The numbers are even worse for FCS players: Just 36% (1,097) of FCS players who entered the transfer portal during the two-year period enrolled at a new school, while 58% (1,734) are still exploring their options, transferred to a non-NCAA school, or left their sport.
The NCAA’s data also showed the number of graduate students who entered the transfer portal swelled during the two-year period reported on the dashboard. A total of 3,092 graduate students who entered the portal in 2021 enrolled at another NCAA school compared to 1,631 in 2020.
The increase in Division I graduate student transfers follows an NCAA decision that provided a one-year extension of eligibility for these athetes due to the COVID-19 pandemic. For undergraduates, the transfer portal has also become increasingly popular since the NCAA gave the OK for student-athletes to make a one-time transfer and play the next season without penalty.
Colleges Coaches Not Fans of Transfer Portal
The transfer portal was on the mind of college coaches across the country during April's spring football practices.
Clemson's Dabo Swinney told ESPN's Chris Low that the transfer portal is "not what it's supposed to be" because of the broader changes brought about by the NCAA's name, image, and likeness policy.
"It's an absolute mess and a train wreck, and the kids are going to be the ones who suffer in the end," he said. "There are going to be a lot of kids that end up with no degrees and make decisions based on the wrong things. There are going to be a lot of decisions based on short-term stuff, and they're going to sacrifice the long-term value of education, relationships and connectivity."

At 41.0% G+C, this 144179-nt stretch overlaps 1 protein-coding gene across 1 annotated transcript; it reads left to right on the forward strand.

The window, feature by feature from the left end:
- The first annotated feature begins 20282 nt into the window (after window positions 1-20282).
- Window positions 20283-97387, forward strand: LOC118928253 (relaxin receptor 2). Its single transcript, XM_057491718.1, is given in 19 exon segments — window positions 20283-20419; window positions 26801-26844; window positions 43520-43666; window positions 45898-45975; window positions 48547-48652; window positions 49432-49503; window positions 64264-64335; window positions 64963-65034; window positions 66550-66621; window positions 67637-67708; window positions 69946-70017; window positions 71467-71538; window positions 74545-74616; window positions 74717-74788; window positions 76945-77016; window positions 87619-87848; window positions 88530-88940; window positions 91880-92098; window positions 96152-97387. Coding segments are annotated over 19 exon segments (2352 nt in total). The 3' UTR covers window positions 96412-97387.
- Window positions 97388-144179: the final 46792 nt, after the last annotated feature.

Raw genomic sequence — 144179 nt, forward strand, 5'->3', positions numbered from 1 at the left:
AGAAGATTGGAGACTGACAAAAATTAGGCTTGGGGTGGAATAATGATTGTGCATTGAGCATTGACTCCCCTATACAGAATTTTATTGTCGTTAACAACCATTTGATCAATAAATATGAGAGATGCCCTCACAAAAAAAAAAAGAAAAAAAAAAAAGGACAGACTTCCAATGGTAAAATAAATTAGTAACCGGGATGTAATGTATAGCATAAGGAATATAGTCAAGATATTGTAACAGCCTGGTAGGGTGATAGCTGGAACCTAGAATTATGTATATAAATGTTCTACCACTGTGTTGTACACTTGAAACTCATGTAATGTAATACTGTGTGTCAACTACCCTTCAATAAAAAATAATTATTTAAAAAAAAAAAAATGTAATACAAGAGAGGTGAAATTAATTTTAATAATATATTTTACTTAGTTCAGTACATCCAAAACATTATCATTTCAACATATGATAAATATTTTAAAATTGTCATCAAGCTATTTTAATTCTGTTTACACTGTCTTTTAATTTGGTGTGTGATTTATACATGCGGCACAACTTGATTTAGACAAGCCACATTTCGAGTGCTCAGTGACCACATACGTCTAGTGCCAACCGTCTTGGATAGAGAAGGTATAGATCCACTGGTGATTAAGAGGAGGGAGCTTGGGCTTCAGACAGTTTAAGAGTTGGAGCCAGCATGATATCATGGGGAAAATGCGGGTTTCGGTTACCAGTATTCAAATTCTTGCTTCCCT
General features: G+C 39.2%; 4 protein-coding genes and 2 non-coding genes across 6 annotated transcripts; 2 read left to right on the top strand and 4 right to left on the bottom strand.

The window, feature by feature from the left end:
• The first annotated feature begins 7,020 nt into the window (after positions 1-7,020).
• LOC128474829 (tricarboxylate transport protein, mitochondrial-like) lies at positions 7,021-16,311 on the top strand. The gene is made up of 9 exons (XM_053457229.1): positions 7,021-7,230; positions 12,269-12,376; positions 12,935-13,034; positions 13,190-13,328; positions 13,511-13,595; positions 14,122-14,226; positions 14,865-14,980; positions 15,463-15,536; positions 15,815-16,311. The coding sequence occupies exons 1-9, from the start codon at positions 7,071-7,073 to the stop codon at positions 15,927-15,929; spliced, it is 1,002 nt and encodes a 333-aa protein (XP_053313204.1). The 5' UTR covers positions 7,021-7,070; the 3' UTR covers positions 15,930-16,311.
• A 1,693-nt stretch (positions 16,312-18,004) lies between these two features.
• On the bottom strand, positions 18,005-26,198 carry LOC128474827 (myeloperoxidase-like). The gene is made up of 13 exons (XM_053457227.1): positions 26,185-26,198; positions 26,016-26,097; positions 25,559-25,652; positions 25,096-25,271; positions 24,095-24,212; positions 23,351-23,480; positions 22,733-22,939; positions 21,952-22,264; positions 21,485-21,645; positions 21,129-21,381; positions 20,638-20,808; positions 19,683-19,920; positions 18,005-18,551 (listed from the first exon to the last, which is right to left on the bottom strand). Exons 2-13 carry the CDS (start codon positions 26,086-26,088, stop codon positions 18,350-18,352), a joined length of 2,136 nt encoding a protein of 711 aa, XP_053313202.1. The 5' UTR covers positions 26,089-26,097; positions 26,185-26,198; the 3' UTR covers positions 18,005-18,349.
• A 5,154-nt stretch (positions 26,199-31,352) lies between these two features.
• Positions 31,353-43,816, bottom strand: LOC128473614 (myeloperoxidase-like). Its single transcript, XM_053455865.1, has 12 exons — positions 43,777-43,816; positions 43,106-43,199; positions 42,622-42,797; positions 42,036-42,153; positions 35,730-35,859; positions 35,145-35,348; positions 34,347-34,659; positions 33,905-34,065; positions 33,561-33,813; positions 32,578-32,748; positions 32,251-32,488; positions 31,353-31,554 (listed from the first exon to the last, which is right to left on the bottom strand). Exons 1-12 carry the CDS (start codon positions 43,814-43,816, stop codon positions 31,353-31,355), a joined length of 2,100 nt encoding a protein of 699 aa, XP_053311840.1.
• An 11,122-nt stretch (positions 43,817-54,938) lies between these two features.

Texas A&M coach Jimbo Fisher implied that tampering is rampant in the transfer portal.
"It's funny, when a guy gets in the portal, he already knows where he's going," Fisher told the Paul Finebaum Show. "A lot of schools have been using that portal extensively. So they're getting guys like that. I think that's a big factor that goes on right now."
Some basketball coaches are also skeptical about the transfer portal.
University of Kansas men's basketball coach Bill Self just won the national championship with a starting guard who is a transfer student and his program is considered a possible landing spot for a player dubbed the "most coveted player in transfer portal history." Still, he has concerns about the transfer portal.
“Coaches can move. In theory, kids should be able to move too. But it's out of control right now.”
— University of Kansas coach, Bill Self
"I think it's bad," Self told Houston Fox 26 sports director Mark Bermans. "I think sometimes it gives young people a way out without trying to fight through some things… Coaches can move. In theory, kids should be able to move too. But it's out of control right now, where the reason you're moving is because, well, I can get a bigger NIL [name, image, likeness] deal somewhere else."
Elmore agrees that NIL is influencing athletes' decisions to transfer, saying it has turned college sports into "a combination of beauty contest and a shopping spree."
"I think NIL has powered a lot of this curiosity by student athletes, particularly in the more visible revenue-generating sports like basketball and football," Elmore said. "Kids are trying to see what they can get."